Functional foods: Isn’t all food functional?

4 December, 2020

 Breaking down the hype about functional foods

If you’re into food and into health, you’ve no doubt heard the term ‘functional food’ used to describe a wide range of food products. And maybe, like us, you’ve scratched your head wondering just what is meant by functional foods. 

After all, isn’t all food functional? It has the function of keeping you fuelled and nourished, right?

Well, you’re kind of right, but more specifically, according to Mayo Clinic functional foods are considered foods that have “a potentially positive effect on health beyond basic nutrition.” This might be naturally occurring features, like oats containing beta-glucan fibre that can help lower cholesterol. Or it could be fortifying a food or drink with an added nutrient – like adding iodised salt to bread, folic acid to breakfast cereals, or adding vitamin D to milk to aid calcium absorption.

 So, are functional foods just marketing hype?

There’s definitely some justification for some functional foods. In the examples of foods fortified with iodine and folic acid referenced above, these provide a significant public health benefit. Folic acid plays an important role in healthy infant development, while iodine is essential for thyroid function and also prevents intellectual and developmental disabilities.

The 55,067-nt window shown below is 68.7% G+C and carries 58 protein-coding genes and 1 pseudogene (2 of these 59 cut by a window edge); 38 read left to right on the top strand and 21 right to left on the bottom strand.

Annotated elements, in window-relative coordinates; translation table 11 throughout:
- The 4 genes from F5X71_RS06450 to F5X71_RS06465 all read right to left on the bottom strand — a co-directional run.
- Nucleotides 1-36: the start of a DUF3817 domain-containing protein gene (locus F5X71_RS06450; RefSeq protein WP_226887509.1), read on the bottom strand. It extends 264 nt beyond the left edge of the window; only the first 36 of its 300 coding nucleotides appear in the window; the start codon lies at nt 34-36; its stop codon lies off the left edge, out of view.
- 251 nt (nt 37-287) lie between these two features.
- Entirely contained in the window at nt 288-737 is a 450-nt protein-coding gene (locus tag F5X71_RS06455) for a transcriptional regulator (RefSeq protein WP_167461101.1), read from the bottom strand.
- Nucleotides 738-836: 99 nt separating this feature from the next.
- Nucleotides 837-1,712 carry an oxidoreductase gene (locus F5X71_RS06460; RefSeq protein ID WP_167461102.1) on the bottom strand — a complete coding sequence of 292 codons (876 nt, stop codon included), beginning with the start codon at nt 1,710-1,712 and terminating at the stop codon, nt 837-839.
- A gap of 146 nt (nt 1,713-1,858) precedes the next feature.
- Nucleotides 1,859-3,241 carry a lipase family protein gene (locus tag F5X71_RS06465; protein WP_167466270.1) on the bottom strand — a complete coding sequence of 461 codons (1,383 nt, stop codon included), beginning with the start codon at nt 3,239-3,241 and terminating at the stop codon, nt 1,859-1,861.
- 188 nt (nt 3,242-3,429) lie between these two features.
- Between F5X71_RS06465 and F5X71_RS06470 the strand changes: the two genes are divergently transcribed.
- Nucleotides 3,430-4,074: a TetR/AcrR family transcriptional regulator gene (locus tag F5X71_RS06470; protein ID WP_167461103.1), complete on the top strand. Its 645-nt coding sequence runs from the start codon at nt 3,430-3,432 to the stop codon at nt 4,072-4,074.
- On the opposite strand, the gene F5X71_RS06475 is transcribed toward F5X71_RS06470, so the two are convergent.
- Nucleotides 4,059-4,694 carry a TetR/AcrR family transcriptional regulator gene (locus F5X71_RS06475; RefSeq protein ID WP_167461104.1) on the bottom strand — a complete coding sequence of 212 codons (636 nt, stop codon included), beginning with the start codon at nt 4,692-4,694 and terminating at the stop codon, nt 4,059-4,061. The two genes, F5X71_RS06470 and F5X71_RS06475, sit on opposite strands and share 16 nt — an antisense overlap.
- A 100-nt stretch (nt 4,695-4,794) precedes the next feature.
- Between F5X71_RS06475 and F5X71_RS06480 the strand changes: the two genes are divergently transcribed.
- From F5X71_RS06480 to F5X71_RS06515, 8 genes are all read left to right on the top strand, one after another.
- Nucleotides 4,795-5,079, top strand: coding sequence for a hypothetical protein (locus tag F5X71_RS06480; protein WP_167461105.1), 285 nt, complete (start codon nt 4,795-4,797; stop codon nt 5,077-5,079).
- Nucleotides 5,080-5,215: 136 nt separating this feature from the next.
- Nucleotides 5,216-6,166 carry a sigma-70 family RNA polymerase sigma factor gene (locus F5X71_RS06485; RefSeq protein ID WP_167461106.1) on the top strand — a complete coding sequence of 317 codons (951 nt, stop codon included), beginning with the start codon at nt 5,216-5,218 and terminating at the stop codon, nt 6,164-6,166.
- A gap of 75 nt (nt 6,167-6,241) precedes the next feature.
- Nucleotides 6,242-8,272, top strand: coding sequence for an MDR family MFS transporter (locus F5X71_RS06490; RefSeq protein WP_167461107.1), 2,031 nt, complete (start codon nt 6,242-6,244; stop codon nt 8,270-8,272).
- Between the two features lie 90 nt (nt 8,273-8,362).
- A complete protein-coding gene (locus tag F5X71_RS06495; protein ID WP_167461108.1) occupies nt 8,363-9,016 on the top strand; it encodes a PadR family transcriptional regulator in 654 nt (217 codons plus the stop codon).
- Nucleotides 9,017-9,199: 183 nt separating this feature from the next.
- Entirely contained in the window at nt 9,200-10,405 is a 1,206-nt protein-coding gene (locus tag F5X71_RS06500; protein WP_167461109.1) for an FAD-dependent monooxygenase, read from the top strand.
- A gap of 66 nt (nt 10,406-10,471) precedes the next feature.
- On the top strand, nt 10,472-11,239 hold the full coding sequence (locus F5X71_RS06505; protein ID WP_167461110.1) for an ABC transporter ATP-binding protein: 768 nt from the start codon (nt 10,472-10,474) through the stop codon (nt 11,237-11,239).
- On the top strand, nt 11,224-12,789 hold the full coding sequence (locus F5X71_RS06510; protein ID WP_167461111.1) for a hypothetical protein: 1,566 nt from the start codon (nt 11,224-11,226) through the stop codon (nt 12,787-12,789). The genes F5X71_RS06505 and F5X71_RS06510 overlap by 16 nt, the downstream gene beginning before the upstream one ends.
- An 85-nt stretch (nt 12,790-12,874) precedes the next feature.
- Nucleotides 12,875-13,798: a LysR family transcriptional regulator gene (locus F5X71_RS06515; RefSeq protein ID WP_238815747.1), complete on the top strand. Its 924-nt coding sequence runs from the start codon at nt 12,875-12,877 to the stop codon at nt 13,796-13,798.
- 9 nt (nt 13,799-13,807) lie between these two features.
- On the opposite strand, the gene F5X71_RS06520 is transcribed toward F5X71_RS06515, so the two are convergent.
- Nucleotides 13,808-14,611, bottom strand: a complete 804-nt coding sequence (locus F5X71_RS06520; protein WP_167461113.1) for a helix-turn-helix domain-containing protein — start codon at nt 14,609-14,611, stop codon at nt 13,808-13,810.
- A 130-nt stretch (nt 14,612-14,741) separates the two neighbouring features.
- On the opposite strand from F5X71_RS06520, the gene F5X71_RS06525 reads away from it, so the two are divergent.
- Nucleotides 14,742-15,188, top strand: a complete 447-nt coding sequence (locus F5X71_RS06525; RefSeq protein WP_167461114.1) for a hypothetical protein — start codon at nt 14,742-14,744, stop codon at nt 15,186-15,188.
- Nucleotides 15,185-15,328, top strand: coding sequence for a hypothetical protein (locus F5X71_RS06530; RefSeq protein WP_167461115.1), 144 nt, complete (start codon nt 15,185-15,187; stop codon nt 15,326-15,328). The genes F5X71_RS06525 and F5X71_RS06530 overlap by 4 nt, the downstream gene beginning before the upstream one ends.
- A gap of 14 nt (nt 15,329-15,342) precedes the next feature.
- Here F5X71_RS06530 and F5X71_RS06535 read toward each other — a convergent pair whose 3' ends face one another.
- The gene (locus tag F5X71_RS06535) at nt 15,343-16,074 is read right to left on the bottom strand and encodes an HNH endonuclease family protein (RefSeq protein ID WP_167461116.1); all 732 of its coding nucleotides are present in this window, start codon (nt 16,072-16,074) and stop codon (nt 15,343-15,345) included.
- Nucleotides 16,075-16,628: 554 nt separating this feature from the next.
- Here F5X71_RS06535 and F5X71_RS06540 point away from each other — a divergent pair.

Some other functional foods though could definitely fall into the category of marketing hype. For example, in 2018 CSIRO researchers developed a broccoli powder and suggested ‘broccoli coffee’ as a way to get more nutrients into people. Yep, broccoli coffee. Basically, the idea was to add broccoli powder to a shot of espresso before adding steamed milk and sprinkling more of the powder on top. Two tablespoons of the powder would be equivalent to one serve of veggies, and would give a hit of a range of vitamins. 

Right now, you might be pulling a face at the idea of broccoli coffee. But turmeric, beetroot and blue algae lattes have been popular with health seekers, so we’ll reserve our judgement on broccoli coffee for the time being. Never say never!

Other examples of functional foods

There’s plenty of everyday foods that fall into the category of functional foods, as well as others that are more niche to meet a specific health need. Some of the functional foods that you might see on your supermarket shelves include:

  • Cholesterol-lowering margarine fortified with plant sterols
  • Yogurts and yoghurt drinks with additional probiotics and live culture bacteria
  • Fermented foods with a host of good bacteria to enhance gut health
  • Herbs and spices like turmeric, ginger, cinnamon and cayenne pepper are being used for a range of health reasons as well as tasting yum
  • Coffee, green tea and black tea (full of antioxidants – if you need an excuse for your caffeine hit!)
  • Fortified non-dairy milks, like almond, rice and coconut milks

Do you need to include fortified foods in your diet?

While we are not medical experts, from what we have seen the short answer is if you eat a balanced diet, probably not.

The longer answer is that it can be hard to get all your nutrients in, and this is even more the case if you have any kind of dietary restrictions. For many people, functional foods can play an important role in ticking all the nutritional boxes and enhancing health. Start with a base diet of nutrient-rich foods like fruits and veggies, whole grains, and high-quality animal products if you choose to eat them. Then use fortified functional foods to fill in the gaps if necessary.

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